Solitary confinement is colloquially referred to in British English as "the block", "The Segregation Unit" or "the cooler".

United States

Solitary confinement first arose in the United States in the late 1700s among religious groups like the Quakers, who thought isolation would promote repentance and rehabilitation. Though the practice fell out of use in the early 1900s, it experienced a resurgence during the tough on crime era in the 1980s and 1990s. This period also saw the construction of supermax prisons, which typically house individuals in indefinite solitary confinement consisting of upwards of 22 hours a day of isolation.

In the United States penal system today, more than 20 percent of individuals in state and federal prisons and 18 percent of individuals in local jails are placed in solitary confinement or another form of restrictive housing at some point during their incarceration. According to a 2023 report from Solitary Watch and Unlock the Box, it is estimated that more than 122,000 people are held in solitary confinement in state and federal prisons and local jails in the United States on any given day. A report from the Liman Center at Yale Law School found that between 41,000 and 48,000 individuals were held daily in solitary confinement in state and federal prisons for 15 days or more in 2021, with over 6,000 individuals found to have been held in solitary for over a year.

Since 2009, there have been legislative efforts in numerous states to ban the use of solitary confinement for vulnerable populations, including children, pregnant women, and LGBTQ+ people, as well as to end the use of long-term solitary confinement. In 2020, New Jersey passed the Isolated Confinement Restriction Act, which bans the use of solitary beyond 20 consecutive days. As of June 2023, New York, Connecticut, and Nevada have passed legislation banning the use of solitary beyond 15 consecutive days, bringing their use of isolation in line with the United Nations' Mandela Rules.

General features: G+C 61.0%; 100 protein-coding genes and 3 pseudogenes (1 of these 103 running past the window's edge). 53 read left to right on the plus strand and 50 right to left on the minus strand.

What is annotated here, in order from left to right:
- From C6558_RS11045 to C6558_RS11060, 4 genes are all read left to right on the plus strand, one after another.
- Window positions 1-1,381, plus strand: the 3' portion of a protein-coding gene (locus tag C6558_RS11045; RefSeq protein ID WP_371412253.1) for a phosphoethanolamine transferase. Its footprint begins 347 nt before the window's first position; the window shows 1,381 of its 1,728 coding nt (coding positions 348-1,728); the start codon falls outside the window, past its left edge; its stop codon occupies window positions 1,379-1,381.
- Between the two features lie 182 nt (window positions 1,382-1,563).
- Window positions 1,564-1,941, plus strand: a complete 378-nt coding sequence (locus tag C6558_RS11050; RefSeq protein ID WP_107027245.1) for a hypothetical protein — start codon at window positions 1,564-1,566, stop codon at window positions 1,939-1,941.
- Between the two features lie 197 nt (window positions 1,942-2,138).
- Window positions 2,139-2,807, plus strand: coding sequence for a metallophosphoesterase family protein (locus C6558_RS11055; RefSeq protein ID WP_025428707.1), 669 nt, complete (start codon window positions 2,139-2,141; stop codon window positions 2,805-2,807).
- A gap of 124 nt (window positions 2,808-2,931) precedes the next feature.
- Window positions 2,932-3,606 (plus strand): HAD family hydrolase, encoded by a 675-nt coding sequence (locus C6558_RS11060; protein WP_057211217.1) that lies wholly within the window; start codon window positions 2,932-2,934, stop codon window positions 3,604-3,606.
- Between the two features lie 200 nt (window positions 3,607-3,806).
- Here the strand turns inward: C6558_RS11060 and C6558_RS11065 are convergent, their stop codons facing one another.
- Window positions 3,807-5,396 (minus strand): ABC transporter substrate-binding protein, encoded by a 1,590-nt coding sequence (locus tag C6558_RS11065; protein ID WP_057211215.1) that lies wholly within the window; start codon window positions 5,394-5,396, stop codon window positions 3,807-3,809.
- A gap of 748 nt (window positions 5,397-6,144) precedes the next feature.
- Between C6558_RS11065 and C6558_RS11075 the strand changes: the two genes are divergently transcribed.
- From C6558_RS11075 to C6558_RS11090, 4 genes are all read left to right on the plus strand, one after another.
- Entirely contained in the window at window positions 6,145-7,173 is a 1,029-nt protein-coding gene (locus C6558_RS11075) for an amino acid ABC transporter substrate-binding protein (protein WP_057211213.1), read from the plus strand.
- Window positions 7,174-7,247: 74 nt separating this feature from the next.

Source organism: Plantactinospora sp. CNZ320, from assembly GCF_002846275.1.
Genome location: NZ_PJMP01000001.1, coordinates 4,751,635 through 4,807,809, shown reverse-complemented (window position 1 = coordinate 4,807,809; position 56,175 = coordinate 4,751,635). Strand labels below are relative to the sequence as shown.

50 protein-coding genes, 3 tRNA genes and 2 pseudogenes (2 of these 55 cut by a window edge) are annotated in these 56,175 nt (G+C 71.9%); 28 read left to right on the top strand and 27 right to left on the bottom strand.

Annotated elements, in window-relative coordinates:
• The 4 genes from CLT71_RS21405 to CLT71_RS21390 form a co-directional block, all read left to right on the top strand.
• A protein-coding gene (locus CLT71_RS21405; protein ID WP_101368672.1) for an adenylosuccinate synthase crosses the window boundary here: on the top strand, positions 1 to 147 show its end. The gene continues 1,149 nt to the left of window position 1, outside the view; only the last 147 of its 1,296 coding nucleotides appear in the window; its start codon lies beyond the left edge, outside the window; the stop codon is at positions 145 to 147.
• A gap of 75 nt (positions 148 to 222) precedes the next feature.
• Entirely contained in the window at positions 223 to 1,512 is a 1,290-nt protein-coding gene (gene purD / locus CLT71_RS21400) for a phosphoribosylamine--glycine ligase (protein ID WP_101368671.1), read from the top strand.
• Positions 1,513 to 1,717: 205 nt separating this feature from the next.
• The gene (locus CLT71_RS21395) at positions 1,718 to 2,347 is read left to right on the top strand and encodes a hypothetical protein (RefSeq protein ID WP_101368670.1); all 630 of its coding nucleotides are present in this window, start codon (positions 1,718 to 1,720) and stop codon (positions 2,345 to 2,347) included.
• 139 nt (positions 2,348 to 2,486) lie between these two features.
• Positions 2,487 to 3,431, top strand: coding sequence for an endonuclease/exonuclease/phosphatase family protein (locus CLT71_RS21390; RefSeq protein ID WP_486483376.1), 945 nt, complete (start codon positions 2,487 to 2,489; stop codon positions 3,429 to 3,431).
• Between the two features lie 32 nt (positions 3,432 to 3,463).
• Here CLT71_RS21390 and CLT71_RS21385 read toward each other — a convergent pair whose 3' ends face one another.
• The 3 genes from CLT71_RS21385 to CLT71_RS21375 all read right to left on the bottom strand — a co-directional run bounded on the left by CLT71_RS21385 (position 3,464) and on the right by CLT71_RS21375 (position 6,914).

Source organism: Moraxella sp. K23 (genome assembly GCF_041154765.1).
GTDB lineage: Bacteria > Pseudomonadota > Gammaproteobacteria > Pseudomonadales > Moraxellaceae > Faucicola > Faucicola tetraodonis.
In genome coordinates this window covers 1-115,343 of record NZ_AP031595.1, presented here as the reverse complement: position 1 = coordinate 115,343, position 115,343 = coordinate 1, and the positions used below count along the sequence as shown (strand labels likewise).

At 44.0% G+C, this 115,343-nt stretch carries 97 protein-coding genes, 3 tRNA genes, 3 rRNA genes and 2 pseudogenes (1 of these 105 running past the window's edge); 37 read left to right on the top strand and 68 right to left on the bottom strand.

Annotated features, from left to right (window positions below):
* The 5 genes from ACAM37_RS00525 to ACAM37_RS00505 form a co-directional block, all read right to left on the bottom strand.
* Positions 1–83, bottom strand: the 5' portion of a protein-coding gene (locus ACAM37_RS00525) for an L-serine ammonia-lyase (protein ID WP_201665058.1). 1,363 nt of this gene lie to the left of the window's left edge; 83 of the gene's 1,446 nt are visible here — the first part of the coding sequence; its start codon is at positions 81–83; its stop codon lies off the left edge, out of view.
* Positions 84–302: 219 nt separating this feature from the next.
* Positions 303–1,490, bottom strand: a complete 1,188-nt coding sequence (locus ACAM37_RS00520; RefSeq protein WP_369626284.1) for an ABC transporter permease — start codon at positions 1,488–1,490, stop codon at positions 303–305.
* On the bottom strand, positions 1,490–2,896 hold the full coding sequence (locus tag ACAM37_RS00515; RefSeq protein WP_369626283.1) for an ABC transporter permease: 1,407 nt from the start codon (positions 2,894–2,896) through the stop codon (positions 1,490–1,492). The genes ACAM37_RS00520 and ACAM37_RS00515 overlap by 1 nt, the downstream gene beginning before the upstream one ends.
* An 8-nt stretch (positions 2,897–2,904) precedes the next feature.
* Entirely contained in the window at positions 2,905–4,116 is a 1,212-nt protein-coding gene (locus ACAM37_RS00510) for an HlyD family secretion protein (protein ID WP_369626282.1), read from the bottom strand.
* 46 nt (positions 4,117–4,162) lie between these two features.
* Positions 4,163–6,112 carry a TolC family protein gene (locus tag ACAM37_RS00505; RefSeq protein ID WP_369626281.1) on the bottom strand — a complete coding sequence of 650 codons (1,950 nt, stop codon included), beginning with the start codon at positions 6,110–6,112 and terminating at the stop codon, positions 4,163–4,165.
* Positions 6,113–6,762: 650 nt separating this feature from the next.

In July 2023, United States Representative Cori Bush (D-Mo.) introduced the End Solitary Confinement Act, which would prohibit solitary confinement except for up to a four-hour maximum in all federal prisons, jails, and immigration detention centers if passed. The bill would also incentivize similar legislation to be enacted at the state and local levels.

Racial and other disparities

Statistics indicate that members of marginalized groups are disproportionately likely to end up in solitary confinement. A 2019 Correctional Leaders Association/Yale Law School study found that Black women make up 21.5 percent of the United States female prison population, but 42.1 percent of the U.S. female prison population held in solitary. Another study found that 11 percent of all Black men born in Pennsylvania between 1986 and 1989 had been held in solitary by the age of 32. Disparities in the use of solitary have also been found to exist for LGBTQ+ people, Latinos, and Native Americans.

The disproportionate use of solitary on marginalized groups has been attributed to racism and other forms of discrimination which are exacerbated by the correctional environment. People of color may be more likely to be perceived as threatening and consequently receive more disciplinary tickets that land them in solitary; LGBTQ+ individuals may be placed in solitary as protective custody (either voluntarily or involuntarily) to prevent them from being assaulted or otherwise victimized. Notably, some transgender individuals have stated that they would rather risk their safety in the general prison population than being held in the isolation of protective custody.